A few thoughts:
The first thing is to understand when Rails will automatically persist records. In a 1:n relationship where a Duck has_many Ducklings and a Duckling belongs_to Duck, the foreign key is stored in the Duckling. If you assign a Duckling to Duck it will persist it right away because it assumes you are working on the Duck and their is just a single change to the Duckling that must be saved right away. If you want to make the association without saving, you assign @duckling.duck_id = @duck.id because that appears you are primarily editing the Duckling and will manage your own saving. The first scenario is really just a convience since you would have to individually save all the ducklings anyway, and if you forget, Rails has no efficient way of remember which to save when you do @duck.save.
Regarding your second scenario, there is no magic I'm afraid. I could definitely see some improvements being made to support this kind of thing, but ultimately I think you can roll something up that's pretty clean.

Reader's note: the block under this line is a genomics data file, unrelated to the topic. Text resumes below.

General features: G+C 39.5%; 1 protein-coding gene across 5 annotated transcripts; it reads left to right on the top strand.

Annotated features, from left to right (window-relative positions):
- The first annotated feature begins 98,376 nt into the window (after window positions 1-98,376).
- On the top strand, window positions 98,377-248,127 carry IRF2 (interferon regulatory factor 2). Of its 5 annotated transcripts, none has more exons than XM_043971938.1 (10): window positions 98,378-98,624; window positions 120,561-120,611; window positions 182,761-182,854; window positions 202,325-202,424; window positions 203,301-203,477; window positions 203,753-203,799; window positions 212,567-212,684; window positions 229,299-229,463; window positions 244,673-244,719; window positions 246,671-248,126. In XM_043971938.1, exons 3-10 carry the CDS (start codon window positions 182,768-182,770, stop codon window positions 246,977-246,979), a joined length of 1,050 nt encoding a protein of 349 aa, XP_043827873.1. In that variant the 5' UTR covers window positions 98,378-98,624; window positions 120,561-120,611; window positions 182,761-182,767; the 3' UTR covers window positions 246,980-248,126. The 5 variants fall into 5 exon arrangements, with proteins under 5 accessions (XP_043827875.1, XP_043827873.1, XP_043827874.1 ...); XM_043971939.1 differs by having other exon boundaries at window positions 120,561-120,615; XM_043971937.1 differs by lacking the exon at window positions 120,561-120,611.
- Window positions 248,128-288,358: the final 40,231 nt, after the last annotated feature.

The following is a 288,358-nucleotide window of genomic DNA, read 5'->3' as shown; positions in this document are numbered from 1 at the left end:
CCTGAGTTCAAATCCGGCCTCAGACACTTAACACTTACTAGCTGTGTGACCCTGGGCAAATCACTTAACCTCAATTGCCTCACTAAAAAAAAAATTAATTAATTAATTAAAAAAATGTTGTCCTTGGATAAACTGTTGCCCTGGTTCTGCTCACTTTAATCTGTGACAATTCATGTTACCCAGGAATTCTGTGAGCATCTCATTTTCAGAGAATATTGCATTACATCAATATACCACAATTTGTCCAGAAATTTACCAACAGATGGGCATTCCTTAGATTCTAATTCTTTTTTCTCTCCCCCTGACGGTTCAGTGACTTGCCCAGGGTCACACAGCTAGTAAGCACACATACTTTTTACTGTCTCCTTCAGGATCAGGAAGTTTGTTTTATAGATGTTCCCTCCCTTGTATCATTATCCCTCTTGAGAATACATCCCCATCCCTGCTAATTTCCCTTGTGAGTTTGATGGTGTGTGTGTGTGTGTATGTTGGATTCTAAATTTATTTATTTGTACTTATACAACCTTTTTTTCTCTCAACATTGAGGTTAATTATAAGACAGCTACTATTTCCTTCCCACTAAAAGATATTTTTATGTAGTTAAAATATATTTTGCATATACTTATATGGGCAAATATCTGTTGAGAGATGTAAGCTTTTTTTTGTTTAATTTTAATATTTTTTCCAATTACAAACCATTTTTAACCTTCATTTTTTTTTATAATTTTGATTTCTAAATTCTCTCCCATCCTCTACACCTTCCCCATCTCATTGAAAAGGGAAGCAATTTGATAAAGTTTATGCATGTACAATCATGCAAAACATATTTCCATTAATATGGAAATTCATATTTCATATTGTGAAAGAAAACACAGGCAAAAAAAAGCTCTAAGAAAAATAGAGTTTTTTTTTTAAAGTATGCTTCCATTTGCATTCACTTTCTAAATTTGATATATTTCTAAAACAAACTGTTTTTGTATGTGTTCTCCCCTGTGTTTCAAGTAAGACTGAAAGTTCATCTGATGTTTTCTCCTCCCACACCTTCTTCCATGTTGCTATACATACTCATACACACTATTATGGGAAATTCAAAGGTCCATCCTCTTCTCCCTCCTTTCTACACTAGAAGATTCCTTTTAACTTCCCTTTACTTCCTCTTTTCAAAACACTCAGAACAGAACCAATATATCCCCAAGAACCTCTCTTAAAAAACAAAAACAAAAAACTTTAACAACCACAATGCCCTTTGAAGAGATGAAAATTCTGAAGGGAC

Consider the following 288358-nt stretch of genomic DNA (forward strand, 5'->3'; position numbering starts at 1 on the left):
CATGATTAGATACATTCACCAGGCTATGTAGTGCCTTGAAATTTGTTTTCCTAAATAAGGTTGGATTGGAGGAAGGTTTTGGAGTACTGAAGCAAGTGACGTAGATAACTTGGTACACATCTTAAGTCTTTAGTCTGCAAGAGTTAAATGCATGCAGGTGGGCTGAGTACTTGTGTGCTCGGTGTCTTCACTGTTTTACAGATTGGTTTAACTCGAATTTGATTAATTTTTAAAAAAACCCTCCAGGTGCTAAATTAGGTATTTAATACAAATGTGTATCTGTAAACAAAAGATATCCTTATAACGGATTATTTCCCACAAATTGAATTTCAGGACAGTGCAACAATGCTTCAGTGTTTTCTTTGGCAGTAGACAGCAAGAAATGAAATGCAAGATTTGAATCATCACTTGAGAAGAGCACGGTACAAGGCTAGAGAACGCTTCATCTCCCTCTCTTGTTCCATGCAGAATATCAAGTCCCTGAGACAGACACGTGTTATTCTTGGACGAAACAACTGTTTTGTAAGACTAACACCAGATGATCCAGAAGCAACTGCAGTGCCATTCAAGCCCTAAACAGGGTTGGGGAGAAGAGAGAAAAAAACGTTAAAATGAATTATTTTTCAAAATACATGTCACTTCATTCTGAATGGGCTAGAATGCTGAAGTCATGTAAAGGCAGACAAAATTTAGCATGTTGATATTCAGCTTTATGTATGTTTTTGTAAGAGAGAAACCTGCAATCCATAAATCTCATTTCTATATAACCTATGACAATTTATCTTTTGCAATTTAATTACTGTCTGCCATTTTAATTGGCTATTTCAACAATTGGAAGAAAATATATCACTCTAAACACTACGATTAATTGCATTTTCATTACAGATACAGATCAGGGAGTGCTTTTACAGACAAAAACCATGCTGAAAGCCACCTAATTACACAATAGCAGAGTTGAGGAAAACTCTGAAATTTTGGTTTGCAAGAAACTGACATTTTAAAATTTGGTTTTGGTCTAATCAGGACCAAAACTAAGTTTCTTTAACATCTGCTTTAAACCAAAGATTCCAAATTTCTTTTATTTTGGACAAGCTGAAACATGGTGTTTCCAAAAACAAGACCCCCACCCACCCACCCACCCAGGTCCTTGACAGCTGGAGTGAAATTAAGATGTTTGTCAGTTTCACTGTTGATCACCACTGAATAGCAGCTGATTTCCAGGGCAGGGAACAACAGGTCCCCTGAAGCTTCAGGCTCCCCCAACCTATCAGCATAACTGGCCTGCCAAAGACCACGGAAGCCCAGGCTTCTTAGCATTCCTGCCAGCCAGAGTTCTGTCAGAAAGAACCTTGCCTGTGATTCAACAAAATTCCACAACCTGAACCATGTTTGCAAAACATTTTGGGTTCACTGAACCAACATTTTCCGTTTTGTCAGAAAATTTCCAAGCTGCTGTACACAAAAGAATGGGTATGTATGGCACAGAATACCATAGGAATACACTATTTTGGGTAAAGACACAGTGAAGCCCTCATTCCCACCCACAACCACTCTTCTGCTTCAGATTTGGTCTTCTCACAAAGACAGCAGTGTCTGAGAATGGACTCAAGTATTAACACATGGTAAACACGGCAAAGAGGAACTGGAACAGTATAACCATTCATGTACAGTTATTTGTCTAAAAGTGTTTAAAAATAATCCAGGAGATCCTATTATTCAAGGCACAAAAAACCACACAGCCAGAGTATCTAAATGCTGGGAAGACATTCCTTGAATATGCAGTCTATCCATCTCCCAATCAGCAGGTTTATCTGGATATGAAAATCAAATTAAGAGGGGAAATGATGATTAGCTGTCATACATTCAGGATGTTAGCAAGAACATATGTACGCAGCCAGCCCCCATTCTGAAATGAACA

The first thing is the whole concept of objects[name]&objects[age] is failed even in the absence of a conflicting hash because there's no way to keep the groups coherent. I suppose this could be fixed as long as you can guarantee the presence of every field (been burned by checkboxes in this situation in PHP). But really if you have more than one, you need to index them somehow.
So you can stick your own index in there to make it a hash. But you will also need to distinguish the new from the updates. So it should have a different name such as new_ducklings, new_ducklings. Then you can create a new_ducklings=(hash) method on the Duck model that processes these accordingly.
However, if you are just adding one at a time using RJS, you can just skip the whole index, and have a plain new_duckling hash of fields.
Hopefully that will help a bit. It's definitely not a trivial problem.